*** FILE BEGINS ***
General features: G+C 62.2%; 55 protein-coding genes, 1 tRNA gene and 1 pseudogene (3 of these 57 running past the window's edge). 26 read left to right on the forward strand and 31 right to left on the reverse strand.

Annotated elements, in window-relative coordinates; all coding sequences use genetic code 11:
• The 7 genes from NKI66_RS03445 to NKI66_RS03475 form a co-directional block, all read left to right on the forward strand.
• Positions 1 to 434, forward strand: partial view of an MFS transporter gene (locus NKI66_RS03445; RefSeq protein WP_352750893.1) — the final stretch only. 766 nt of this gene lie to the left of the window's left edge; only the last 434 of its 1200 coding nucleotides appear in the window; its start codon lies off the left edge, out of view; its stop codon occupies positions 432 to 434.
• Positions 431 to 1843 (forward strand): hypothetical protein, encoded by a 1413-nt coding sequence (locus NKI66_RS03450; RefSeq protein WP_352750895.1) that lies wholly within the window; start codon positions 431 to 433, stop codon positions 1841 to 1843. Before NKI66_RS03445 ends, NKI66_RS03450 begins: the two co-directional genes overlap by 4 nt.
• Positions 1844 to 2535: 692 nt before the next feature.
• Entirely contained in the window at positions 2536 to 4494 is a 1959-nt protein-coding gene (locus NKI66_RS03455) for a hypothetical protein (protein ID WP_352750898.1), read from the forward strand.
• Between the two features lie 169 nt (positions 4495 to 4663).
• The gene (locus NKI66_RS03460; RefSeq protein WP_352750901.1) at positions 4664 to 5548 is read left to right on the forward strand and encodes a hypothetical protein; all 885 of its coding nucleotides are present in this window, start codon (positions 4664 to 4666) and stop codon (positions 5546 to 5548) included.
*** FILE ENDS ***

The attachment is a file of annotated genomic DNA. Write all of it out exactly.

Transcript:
General features: G+C 62.2%; 55 protein-coding genes, 1 tRNA gene and 1 pseudogene (3 of these 57 running past the window's edge). 26 read left to right on the forward strand and 31 right to left on the reverse strand.

Annotated elements, in window-relative coordinates; all coding sequences use genetic code 11:
• The 7 genes from NKI66_RS03445 to NKI66_RS03475 form a co-directional block, all read left to right on the forward strand.
• Positions 1 to 434, forward strand: partial view of an MFS transporter gene (locus NKI66_RS03445; RefSeq protein WP_352750893.1) — the final stretch only. 766 nt of this gene lie to the left of the window's left edge; only the last 434 of its 1200 coding nucleotides appear in the window; its start codon lies off the left edge, out of view; its stop codon occupies positions 432 to 434.
• Positions 431 to 1843 (forward strand): hypothetical protein, encoded by a 1413-nt coding sequence (locus NKI66_RS03450; RefSeq protein WP_352750895.1) that lies wholly within the window; start codon positions 431 to 433, stop codon positions 1841 to 1843. Before NKI66_RS03445 ends, NKI66_RS03450 begins: the two co-directional genes overlap by 4 nt.
• Positions 1844 to 2535: 692 nt before the next feature.
• Entirely contained in the window at positions 2536 to 4494 is a 1959-nt protein-coding gene (locus NKI66_RS03455) for a hypothetical protein (protein ID WP_352750898.1), read from the forward strand.
• Between the two features lie 169 nt (positions 4495 to 4663).
• The gene (locus NKI66_RS03460; RefSeq protein WP_352750901.1) at positions 4664 to 5548 is read left to right on the forward strand and encodes a hypothetical protein; all 885 of its coding nucleotides are present in this window, start codon (positions 4664 to 4666) and stop codon (positions 5546 to 5548) included.